Tuesday, July 29, 2014

Review: Expose Me by Kate Hewitt

The Fifth Avenue trilogy were some of my favorite books from this summer, but Expose Me, the last book, was probably the one I liked the least.  Keep in mind though, I really, really loved the first two books.

I never felt the same kind of chemistry between the characters - Alex and Chelsea - that existed in the other books in this trilogy.  I didn't like them as much.  I felt like they tried too hard to be mean to each other, too hard to avoid getting involved.  To some extent that's expected, but it went too far.  To the point where I was thinking, why even bother?  Also because the character is named Chelsea in this book, and she's the host of a TV show, I kept imagining Chelsea Handler in this role.

It's been a few months since I read the book, and don't remember the details all that well.  I still enjoyed the book and am probably being too harsh in comparing it to the other two books in the trilogy.

But the important part of this book was bringing down Jason Treffen, the man responsible for the death of one of Alex's friends.  This book provides the conclusion of what has been building up over the first two books.  To some extent, the romance is secondary to these two characters completing this task.  Alex has to convince Chelsea to assist in bringing down this man who has destroyed so many lives.  This is a big part of the story, because Chelsea doesn't want to do anything that might harm her career - at the same time, she realizes this could be the kind of story that might make her career.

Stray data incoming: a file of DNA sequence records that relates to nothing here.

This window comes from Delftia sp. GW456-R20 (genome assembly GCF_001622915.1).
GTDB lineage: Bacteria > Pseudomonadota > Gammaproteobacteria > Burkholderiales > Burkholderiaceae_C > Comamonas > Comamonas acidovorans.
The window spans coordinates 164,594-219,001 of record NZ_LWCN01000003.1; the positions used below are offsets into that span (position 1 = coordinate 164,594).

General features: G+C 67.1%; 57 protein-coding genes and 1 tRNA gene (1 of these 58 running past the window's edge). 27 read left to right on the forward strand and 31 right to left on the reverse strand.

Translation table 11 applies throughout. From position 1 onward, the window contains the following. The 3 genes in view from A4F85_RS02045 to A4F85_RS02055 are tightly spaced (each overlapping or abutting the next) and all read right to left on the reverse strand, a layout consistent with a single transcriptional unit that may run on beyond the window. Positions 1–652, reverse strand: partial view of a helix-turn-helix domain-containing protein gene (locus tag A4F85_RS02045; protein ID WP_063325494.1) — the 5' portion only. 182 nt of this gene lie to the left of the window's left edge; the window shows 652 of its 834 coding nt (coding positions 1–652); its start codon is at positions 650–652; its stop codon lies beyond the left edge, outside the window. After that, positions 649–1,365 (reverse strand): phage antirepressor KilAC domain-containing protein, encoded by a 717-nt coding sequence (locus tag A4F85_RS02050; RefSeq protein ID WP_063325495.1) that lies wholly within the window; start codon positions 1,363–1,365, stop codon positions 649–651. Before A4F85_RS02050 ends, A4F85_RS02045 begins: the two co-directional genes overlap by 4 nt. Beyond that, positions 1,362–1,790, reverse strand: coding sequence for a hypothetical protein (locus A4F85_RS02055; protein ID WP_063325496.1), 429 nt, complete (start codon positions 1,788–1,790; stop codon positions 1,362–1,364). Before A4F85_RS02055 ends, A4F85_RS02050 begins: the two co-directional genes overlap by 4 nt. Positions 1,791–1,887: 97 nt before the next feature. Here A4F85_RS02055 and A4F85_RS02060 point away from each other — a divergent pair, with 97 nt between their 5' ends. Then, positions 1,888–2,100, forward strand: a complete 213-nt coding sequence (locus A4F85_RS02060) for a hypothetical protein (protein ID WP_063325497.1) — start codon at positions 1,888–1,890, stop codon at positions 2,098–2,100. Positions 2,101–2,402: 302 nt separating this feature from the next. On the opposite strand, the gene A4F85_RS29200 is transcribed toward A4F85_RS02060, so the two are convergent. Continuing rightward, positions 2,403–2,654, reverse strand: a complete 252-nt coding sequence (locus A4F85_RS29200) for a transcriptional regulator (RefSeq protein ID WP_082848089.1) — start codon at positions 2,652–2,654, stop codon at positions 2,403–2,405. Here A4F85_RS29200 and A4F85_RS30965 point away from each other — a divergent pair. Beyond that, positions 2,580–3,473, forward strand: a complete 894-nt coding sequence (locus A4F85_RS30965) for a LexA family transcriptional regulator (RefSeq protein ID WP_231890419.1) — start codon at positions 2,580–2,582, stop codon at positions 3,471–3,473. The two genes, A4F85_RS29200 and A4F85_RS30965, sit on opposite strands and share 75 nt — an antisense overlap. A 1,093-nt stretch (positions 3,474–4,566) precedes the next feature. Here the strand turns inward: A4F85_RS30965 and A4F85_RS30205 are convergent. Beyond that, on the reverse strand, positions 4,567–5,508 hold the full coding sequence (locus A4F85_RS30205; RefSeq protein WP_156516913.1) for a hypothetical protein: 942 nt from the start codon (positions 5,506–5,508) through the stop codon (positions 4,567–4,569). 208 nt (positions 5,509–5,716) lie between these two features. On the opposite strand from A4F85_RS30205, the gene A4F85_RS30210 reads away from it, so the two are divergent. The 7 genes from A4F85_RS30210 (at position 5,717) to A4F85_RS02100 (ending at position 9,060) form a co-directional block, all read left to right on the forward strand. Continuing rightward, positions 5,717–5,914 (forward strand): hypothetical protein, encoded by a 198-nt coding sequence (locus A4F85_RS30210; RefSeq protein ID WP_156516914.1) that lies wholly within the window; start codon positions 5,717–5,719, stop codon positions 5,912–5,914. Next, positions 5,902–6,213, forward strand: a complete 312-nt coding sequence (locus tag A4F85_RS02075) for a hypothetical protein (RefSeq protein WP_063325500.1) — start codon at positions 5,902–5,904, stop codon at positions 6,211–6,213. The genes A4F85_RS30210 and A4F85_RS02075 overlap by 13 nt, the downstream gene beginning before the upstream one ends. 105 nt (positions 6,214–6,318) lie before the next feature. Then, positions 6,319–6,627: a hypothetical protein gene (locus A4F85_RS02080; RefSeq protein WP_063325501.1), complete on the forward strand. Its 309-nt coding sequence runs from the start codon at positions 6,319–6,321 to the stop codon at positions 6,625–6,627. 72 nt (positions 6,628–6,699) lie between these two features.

This is such a great trilogy, I highly recommend it - all three of the books provide some great reading entertainment.

I received a copy of this via NetGalley.

Read: May 4, 2014

Friday, July 25, 2014

Review: Fanning the Flames by Victoria Dahl

Victoria Dahl is one of those writers whose work I started reading because she's one of my favorite people to follow on twitter.  Seems like a really cool person, and in turn, that makes me want to read her books.  So far, I've very much enjoyed what I've read of hers.